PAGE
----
New York City Unions Warn of School Staffing Shortages Ahead of Vaccine Mandate Deadline

Unions representing New York City teachers and school administrators are concerned that a vaccine mandate that had been slated to take effect next week will result in staffing shortages.

In August, New York City announced a forthcoming vaccine mandate for all public school staff. By this coming Monday, September 27, all staffers will be required to submit proof of having received a first COVID-19 vaccine dose.

In a memo sent to school employees on Thursday, the city's Department of Education said those who haven't received the vaccine by the deadline will lose their pay.

"Any regular employees who fail to meet this deadline will be removed from payroll beginning Tuesday, September 28, unless they are on an approved vaccine exemption or leave," the memo read, according to the New York Post.

However, late Friday evening, a federal judge temporarily blocked the city from enforcing the mandate, the Associated Press reported on Saturday. A three-judge panel will now make an expedited review of the case.

A spokesperson for the Department of Education told the AP that it's confident the mandate "will continue to be upheld once all the facts have been presented, because that is the level of protection our students and staff deserve."

Ahead of the court ruling, unions have worried that thousands of school employees—including, teachers, administrators, cafeteria workers and custodians—may not be able to go to work on September 28.

Most city school staff are vaccinated. The United Federation of Teachers, a union that represents most of the city's teachers, estimates more than 90 percent of its members have received the vaccine. Another union, the Council of School Supervisors & Administrators, estimates that 95 percent of administrators have been vaccinated.

But the unions have called on the city to delay the deadline for the vaccine mandate.

NYC Unions Warn of School Staffing Shortages
Unions representing New York City teachers and school administrators are concerned that a vaccine mandate slated to take effect Monday will result in staffing shortages. Above, Rebecca Riley, an art teacher at Yung Wing School P.S. 124, prepares her classroom in for the upcoming start of school on September 02, in New York City. Michael Loccisano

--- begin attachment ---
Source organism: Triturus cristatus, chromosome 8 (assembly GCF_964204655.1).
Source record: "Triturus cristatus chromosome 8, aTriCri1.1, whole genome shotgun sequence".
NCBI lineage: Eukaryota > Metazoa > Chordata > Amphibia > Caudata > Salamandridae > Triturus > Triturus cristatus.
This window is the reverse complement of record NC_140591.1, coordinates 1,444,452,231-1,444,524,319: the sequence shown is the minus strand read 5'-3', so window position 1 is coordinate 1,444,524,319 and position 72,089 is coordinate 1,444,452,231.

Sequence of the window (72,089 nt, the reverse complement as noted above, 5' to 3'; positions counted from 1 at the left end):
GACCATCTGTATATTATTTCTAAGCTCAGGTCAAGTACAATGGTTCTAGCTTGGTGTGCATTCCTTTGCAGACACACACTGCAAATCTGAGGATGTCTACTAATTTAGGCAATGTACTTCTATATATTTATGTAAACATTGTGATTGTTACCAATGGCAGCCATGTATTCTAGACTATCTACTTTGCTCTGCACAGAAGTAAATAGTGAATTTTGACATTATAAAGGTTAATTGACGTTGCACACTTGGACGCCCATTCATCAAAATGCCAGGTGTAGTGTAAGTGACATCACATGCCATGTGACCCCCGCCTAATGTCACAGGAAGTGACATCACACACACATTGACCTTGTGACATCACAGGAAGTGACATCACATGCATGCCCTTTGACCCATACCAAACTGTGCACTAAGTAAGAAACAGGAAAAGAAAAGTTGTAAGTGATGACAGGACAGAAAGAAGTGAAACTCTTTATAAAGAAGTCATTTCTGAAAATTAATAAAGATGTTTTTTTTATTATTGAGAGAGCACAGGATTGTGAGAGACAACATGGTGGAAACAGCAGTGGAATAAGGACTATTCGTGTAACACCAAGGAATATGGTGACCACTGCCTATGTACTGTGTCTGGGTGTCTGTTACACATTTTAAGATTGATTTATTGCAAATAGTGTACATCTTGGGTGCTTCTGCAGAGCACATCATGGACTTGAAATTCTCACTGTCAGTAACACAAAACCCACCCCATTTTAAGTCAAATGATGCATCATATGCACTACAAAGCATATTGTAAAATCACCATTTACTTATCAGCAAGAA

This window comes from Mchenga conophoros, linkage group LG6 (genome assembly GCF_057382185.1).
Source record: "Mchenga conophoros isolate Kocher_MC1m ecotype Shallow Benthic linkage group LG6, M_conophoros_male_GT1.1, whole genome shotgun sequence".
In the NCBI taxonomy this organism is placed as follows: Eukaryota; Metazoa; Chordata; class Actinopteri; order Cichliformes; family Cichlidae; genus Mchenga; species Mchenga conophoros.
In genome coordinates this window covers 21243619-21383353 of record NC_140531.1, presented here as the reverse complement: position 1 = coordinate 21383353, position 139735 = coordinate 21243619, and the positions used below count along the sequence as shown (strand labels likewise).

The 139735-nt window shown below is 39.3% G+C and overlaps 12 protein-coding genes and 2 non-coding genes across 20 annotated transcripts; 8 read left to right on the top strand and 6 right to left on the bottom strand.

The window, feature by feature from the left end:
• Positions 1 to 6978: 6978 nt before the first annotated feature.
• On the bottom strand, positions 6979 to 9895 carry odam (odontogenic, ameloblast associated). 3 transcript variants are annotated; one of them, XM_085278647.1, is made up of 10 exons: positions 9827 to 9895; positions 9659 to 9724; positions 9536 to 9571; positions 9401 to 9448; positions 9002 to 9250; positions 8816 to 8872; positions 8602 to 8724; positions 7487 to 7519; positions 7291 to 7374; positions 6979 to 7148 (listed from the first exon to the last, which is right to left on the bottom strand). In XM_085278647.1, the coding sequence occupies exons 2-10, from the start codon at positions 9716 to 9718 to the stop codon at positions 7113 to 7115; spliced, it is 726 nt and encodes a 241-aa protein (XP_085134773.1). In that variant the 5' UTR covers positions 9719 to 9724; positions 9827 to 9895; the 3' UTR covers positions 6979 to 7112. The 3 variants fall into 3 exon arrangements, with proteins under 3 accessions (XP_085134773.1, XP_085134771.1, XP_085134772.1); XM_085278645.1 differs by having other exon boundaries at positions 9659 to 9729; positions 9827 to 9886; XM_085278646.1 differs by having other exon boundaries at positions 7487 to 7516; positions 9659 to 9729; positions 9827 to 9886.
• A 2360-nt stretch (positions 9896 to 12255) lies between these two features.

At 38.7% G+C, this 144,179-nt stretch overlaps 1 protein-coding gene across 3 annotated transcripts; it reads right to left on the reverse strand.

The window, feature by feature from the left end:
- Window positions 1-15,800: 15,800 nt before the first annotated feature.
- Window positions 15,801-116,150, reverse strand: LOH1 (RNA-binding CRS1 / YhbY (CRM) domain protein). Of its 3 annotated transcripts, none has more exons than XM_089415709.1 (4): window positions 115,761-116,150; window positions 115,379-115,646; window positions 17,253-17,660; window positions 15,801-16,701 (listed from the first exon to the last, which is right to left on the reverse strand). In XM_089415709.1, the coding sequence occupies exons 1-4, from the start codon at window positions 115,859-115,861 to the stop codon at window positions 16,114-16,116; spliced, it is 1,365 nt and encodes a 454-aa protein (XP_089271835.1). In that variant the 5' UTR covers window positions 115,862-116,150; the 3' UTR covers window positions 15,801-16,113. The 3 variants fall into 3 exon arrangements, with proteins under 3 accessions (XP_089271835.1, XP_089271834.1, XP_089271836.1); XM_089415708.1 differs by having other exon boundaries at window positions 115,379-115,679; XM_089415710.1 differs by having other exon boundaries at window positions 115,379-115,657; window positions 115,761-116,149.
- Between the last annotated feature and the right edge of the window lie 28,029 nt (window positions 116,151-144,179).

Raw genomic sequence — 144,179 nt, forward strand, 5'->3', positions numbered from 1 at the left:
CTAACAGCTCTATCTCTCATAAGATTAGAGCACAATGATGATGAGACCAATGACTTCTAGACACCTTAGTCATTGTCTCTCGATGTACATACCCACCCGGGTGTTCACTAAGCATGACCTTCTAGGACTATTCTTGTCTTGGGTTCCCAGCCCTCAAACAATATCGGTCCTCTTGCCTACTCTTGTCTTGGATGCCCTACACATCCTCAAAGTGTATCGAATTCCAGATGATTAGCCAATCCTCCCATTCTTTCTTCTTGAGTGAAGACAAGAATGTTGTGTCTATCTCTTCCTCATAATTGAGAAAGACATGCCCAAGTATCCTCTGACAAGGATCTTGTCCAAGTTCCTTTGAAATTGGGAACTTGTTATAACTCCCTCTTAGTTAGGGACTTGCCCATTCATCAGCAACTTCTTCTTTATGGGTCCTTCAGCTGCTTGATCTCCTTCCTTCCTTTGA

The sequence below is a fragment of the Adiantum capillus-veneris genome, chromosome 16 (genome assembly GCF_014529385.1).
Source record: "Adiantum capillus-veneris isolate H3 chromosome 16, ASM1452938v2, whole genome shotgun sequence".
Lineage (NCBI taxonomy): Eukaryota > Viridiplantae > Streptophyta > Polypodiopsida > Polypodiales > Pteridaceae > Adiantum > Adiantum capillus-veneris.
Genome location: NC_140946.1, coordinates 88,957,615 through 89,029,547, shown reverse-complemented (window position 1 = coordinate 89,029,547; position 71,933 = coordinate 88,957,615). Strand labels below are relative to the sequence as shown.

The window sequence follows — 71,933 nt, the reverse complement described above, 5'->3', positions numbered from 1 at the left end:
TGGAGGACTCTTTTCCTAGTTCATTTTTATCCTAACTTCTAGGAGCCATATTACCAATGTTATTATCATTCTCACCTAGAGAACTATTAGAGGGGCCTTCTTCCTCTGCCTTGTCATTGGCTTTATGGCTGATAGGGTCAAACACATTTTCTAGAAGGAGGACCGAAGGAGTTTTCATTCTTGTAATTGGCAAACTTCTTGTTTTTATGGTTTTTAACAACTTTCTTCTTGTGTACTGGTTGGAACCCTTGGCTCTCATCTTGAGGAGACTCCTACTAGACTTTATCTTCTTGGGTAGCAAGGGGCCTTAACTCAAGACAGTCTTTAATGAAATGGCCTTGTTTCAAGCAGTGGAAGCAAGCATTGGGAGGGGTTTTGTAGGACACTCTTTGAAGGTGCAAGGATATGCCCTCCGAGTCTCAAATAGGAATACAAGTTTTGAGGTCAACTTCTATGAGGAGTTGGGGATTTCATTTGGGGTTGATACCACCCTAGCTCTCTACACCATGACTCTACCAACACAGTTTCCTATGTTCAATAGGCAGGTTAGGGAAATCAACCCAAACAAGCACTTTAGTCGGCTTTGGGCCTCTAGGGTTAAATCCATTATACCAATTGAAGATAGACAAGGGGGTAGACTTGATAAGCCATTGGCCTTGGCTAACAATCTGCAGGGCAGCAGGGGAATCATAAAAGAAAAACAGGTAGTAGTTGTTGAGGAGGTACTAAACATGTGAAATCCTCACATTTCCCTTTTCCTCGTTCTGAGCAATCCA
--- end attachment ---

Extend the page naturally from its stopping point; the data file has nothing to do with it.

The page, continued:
"Despite our repeated warnings, the city is ill-prepared for the impact of the vaccination mandate on staffing in schools and early childhood centers with just four days to go before it takes effect," Mark Cannizzaro, president of Council of School Supervisors & Administrators, said Thursday, according to Gothamist.

"Any staffing shortage, especially during a pandemic, is a threat to the health and safety of both students and personnel. It is dangerous and irresponsible for the city to move forward with its plan to allow schools and centers to operate so severely understaffed," he added.

"We are very concerned about what is going to happen on Tuesday morning," Michael Mulgrew, president of United Federation of Teachers, said on Friday. "We're asking City Hall to wake up and start making decisions based on the ramifications of the children of New York City and not your own political purposes."

Mayor Bill de Blasio said New York City is prepared for the vaccine mandate deadline and has substitutes ready as needed. During a press briefing Friday, he noted that city officials believe an "overwhelming majority" of staffers will arrive at schools next week having received a first dose of the vaccine.

"We have thousands and thousands of vaccinated, experienced substitute teachers ready to go," de Blasio said, Gothamist reported.

"That's the obvious first go-to, but it's also true that central staff has thousands of educators, certified educators, who could step into different roles if needed," he added.

Newsweek has reached out to the mayor's office for comment.

Updated 2:30 PM, news of a federal court ruling that temporarily blocks enforcement of the vaccine mandate.